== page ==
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Hal D.
02-23-2008, 05:08 PM
I haven't blueprinted all that many actions in the short time that I've been doing this stuff, but I use the methods that I've found here as well as some other great sites. I set the action in my own spider, and get it indicated at two points on a raceway mandrel so that its running within .0001" or less at both indicators. I then take a cut of .001" off the receiver face and check to see how much it cleans up. From there it's usually only a touch more to clean the whole thing up. I then do the same for the locking lug recesses until they are cleaned up 100%. Then I set up to re-cut the threads up with a single point tool as this is the only way to get them true with the bolt raceway. Most of the time I use Dave Kiff's bolts and find that they give me 100% contact or damned close to it without any modification. I'm truly grateful to have this site as a resource for this kind of info, and to its contributors for that info. OK, now to why I've taken the time to write this up. I just pulled yet another barrel off a "blueprinted" action that wasn't blueprinted at all in my eyes, the lugs had been lapped in, and the face of the receiver is cleaned up, but that is all. I doubt the face of the receiver is true with the raceway anyway. I have pulled off quite a few barrels from these already worked over actions in the last couple years, and I must say that this seems like a trend. Almost all of these actions have received the same type of treatment, from big name to smaller name smiths as well as barrel makers. Now I don't care if these smiths don't make any cuts at all on the action when they do a rebarrel job, but it sure seems dishonest to claim that the action has been "blueprinted" when it really hasn't. I just got off the phone with a guy who wanted to know if his action had been blueprinted when he originally had it re-barreled, and he didn't like hearing that it hadn't, after all he paid for it. I have already satisfied my curiosity that a blueprinting job done right does make a big difference in the potential of the action, and that simply lapping the lugs does very little to help anything. I do question if I am being too picky about this, if its really necessary to go to these extremes for a hunting or varmint rifle, but I don't think its right for a gunsmith to call lapping the lugs and chasing the threads with a tap, a "blueprinting" job. Am I off base here?

Hal

PPP MMM
02-23-2008, 06:08 PM
For a hunting rifle (blueprinting) is not that important, as virtually any rifle is capable, or rather have the potential to shoot 1MOA.
For a precision shooting, there is a call for all rifle/ammo components to be as precise as possible. The blueprinting is just one of those components.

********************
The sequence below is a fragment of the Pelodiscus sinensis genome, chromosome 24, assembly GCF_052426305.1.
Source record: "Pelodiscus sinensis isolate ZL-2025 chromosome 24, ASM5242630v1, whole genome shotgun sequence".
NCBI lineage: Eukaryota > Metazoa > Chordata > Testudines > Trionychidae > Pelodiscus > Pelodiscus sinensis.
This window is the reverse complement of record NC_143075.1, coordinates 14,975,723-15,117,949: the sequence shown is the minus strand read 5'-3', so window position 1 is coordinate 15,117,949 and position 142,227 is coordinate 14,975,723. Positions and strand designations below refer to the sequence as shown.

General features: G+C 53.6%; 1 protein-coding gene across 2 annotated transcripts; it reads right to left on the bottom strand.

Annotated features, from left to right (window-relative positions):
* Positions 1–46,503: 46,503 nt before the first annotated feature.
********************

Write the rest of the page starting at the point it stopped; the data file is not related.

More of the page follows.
If I order a job to be done I want that job to be done exactly as I've ordered. Unfortunately there is not many of those who understand what a "specific order" means and they always will try to put their 2c in to avoid and/or make an excuse for/why that a perfect job wasn't done. Unfortunatelly they never have an excuse why they can't take all the money.

Lapping bolt lugs in doesn't solve anything if the lapped surfaces aren't square at least with the receiver face. Even that is a slopy job and should be free of charge as it takes about 3 minutes and its rather cosmetic.

Shoot well
Peter

Dennis Sorensen
02-23-2008, 06:17 PM
I don't use the word "blueprint" as it is really meaningless word when it come to actions... engines - that's a different story...

I discuss exactly what I will do with an action... if I true the action face and lug recesses and bolt face and bolt lugs... I state that and how I do it ... I rarely re-thread (unless really out of whack) or bump bolts as super accurate varmint/hunting rigs don't need it....

But what ever has been done and charged for should be described as such... not hidden in a word...

That's only fair...

Hal D.
02-24-2008, 11:02 AM
I don't use the word "blueprint" as it is really meaningless word when it come to actions... engines - that's a different story...

I discuss exactly what I will do with an action... if I true the action face and lug recesses and bolt face and bolt lugs... I state that and how I do it ... I rarely re-thread (unless really out of whack) or bump bolts as super accurate varmint/hunting rigs don't need it....

But what ever has been done and charged for should be described as such... not hidden in a word...

That's only fair...

I agree completely Dennis. If a customer is OK with simple lug lapping or just doesn't want to pay for a full truing job, thats up to them. I think a gunsmith has an obligation to tell his customers what he is going to do to the action to true it up. I didn't label the truing of an action as blueprinting, its just a term thats used by many smiths as well as shooters. My real problem is that there are a whole slew of smiths out there that use the term very loosely when referring to what they are going to do to true up an action. I would think that 90% of the shooters out there don't even have a clue what it is to true up and action, and they are being duped by many smiths that are gonna "blueprint" their action.

koginam
02-26-2008, 11:38 AM
Call it what ever you want truing, blue printing, accurizing, as long as the smith and the customer agree on the work to be done thats all thats important. The smith should explain what he does in a blue printing job if the customer feel he wants more then fine put it on the list to do.